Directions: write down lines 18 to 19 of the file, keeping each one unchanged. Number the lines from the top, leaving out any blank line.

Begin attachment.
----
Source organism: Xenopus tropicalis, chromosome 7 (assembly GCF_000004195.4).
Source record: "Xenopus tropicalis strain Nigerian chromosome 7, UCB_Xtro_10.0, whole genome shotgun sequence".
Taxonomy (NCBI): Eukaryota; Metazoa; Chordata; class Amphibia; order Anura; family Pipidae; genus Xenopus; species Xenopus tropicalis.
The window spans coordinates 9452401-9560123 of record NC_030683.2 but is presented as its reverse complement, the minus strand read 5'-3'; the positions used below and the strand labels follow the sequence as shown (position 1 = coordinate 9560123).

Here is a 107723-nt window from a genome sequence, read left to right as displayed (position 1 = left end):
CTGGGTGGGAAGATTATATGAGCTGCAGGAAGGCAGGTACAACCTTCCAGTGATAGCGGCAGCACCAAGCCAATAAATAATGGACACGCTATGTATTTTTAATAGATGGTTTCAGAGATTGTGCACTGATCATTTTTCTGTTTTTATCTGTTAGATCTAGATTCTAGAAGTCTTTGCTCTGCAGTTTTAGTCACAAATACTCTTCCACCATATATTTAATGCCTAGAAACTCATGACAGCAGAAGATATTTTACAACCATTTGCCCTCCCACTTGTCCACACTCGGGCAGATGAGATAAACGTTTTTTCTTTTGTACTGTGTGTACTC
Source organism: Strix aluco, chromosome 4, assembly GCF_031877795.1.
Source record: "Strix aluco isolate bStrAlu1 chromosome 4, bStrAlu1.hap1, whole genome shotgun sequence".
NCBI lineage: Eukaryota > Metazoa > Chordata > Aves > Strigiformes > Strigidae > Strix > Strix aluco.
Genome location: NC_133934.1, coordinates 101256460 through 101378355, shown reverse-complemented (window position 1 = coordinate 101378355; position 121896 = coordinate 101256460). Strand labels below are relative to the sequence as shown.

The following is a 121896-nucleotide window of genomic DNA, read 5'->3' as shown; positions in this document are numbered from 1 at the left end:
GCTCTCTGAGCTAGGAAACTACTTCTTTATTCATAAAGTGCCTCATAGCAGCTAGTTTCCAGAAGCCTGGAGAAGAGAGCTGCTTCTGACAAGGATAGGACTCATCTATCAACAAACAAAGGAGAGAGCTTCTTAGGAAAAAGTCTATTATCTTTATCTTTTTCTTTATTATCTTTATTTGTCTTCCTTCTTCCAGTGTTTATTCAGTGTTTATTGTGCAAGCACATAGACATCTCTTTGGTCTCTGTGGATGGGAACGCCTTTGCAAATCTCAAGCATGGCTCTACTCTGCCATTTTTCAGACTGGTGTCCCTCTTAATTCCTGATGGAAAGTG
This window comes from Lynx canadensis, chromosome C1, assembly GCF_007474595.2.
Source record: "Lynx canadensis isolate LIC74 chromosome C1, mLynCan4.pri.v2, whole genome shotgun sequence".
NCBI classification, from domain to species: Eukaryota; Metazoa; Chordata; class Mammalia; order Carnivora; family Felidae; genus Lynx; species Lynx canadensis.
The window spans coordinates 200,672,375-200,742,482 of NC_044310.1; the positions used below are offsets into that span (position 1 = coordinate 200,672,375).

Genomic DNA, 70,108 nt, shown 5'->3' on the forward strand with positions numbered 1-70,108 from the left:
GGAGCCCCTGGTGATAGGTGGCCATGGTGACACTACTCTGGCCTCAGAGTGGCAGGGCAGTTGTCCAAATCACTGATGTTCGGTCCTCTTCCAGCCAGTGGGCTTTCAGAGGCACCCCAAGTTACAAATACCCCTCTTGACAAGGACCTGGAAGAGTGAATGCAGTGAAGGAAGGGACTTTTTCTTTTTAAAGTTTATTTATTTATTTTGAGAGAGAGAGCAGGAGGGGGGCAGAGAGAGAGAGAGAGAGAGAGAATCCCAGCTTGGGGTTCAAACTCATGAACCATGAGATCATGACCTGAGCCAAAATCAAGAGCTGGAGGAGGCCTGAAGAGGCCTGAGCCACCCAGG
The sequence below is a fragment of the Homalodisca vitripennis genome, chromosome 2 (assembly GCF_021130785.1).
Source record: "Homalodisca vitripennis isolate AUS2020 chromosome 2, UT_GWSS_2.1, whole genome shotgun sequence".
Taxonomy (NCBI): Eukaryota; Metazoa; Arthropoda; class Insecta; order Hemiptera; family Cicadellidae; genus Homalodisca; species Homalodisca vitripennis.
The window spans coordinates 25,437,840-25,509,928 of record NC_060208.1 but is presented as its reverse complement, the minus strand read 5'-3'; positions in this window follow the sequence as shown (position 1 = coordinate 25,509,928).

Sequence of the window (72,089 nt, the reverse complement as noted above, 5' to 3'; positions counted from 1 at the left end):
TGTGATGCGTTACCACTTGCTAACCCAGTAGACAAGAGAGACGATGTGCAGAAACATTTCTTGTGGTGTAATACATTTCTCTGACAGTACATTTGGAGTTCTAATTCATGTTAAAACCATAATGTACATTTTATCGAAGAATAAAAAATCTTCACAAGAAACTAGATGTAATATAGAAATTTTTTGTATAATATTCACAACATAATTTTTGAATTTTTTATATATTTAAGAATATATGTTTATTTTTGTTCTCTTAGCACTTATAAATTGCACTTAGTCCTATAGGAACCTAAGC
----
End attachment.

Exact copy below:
GGAGCCCCTGGTGATAGGTGGCCATGGTGACACTACTCTGGCCTCAGAGTGGCAGGGCAGTTGTCCAAATCACTGATGTTCGGTCCTCTTCCAGCCAGTGGGCTTTCAGAGGCACCCCAAGTTACAAATACCCCTCTTGACAAGGACCTGGAAGAGTGAATGCAGTGAAGGAAGGGACTTTTTCTTTTTAAAGTTTATTTATTTATTTTGAGAGAGAGAGCAGGAGGGGGGCAGAGAGAGAGAGAGAGAGAGAGAATCCCAGCTTGGGGTTCAAACTCATGAACCATGAGATCATGACCTGAGCCAAAATCAAGAGCTGGAGGAGGCCTGAAGAGGCCTGAGCCACCCAGG
The sequence below is a fragment of the Homalodisca vitripennis genome, chromosome 2 (assembly GCF_021130785.1).